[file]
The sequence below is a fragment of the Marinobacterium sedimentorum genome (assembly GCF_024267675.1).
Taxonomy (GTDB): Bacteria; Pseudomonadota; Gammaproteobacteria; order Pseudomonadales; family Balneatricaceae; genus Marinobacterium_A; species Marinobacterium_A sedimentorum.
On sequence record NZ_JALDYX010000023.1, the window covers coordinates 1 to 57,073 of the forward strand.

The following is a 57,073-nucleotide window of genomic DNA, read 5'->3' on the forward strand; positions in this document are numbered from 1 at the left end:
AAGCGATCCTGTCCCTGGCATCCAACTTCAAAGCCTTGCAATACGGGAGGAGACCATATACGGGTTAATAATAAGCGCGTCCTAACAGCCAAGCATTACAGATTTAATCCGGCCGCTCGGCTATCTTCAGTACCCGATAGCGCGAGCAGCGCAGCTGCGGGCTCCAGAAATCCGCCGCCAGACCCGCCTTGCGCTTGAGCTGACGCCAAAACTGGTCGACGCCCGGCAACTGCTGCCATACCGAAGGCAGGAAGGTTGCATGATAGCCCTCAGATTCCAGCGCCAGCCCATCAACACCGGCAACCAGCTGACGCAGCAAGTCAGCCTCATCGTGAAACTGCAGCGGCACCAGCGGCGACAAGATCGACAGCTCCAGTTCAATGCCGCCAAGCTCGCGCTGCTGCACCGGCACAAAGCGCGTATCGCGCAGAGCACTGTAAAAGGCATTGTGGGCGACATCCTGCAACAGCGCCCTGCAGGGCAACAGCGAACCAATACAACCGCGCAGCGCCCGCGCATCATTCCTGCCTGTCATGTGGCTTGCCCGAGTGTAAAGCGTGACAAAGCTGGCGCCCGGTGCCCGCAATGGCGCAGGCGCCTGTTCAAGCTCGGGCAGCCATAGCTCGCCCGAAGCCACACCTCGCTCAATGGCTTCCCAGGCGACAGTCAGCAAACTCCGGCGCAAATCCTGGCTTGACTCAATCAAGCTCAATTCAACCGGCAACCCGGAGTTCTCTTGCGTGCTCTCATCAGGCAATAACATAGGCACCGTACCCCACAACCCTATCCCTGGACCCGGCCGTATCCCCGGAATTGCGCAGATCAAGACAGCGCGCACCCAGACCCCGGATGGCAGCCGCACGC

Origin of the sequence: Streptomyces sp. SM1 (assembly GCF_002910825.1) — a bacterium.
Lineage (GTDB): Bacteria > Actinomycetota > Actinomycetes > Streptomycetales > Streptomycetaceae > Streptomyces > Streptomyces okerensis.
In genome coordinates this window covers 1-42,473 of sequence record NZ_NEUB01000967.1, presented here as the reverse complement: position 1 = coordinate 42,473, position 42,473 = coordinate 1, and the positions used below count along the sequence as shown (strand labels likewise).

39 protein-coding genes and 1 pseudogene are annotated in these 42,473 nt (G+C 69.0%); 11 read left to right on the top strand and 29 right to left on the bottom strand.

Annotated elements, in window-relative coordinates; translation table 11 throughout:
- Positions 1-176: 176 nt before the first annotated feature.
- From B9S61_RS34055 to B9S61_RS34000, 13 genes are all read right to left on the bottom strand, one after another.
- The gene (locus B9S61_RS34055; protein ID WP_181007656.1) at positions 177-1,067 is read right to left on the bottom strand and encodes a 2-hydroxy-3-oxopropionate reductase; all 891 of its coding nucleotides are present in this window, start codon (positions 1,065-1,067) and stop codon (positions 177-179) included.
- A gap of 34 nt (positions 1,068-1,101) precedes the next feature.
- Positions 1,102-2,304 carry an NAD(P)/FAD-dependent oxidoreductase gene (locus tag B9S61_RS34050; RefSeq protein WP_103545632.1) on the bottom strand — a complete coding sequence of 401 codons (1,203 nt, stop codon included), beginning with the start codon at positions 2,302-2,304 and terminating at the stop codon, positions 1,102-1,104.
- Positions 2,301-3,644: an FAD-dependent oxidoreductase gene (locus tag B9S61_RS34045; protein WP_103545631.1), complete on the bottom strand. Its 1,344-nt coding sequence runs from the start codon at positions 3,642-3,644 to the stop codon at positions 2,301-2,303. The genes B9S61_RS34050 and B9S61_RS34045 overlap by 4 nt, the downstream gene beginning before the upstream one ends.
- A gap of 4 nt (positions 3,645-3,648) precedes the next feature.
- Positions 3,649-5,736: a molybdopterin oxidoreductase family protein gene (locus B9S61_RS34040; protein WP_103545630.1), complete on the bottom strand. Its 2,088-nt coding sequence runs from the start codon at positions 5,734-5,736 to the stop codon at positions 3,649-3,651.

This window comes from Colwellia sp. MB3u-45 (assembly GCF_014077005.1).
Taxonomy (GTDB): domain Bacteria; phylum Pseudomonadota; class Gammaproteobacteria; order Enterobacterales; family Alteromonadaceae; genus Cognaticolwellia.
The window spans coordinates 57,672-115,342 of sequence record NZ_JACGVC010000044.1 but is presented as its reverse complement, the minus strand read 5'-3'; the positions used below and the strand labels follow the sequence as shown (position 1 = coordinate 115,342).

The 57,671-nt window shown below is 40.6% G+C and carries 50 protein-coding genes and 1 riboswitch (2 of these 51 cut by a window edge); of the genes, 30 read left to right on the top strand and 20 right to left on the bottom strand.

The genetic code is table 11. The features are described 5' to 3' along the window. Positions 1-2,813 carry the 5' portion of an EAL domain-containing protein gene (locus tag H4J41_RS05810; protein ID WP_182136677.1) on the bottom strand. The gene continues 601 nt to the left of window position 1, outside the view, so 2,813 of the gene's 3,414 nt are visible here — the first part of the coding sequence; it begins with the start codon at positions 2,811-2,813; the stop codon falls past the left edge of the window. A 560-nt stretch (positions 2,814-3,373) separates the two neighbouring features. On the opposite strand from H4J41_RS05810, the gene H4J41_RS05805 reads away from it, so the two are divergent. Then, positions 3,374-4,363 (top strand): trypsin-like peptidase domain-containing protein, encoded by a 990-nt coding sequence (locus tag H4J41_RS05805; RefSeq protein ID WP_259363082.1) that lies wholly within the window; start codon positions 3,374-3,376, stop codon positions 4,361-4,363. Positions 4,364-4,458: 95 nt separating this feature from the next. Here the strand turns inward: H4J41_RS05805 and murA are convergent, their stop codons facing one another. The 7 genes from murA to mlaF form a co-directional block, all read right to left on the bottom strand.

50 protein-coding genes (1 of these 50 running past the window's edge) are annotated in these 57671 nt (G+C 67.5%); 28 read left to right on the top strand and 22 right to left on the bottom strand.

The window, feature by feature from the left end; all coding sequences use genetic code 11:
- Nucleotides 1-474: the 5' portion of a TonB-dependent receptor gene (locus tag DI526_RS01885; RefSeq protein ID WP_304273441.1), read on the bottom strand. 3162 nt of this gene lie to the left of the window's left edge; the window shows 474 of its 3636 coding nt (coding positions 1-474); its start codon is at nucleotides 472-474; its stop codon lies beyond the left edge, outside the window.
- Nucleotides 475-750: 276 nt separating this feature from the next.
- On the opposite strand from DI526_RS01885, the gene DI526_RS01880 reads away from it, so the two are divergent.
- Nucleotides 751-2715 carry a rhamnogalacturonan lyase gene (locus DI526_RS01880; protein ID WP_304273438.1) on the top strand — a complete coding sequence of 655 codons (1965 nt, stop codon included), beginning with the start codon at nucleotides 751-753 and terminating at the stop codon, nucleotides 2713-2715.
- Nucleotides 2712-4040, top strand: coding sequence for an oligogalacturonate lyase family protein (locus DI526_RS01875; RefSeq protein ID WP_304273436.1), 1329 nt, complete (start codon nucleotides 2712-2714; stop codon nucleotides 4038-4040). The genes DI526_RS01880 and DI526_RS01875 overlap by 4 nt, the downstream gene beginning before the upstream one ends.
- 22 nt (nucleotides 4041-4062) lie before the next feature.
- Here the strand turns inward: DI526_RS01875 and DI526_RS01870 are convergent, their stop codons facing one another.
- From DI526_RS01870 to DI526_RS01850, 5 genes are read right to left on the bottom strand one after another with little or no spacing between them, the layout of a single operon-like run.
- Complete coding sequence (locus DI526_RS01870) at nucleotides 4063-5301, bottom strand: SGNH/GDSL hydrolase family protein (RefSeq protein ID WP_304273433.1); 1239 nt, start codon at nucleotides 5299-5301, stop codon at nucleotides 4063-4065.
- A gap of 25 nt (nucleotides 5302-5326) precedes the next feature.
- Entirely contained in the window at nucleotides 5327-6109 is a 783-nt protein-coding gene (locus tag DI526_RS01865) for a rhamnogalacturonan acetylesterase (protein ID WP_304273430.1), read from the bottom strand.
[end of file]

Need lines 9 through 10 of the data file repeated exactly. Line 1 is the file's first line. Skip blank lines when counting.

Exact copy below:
39 protein-coding genes and 1 pseudogene are annotated in these 42,473 nt (G+C 69.0%); 11 read left to right on the top strand and 29 right to left on the bottom strand.

Annotated elements, in window-relative coordinates; translation table 11 throughout: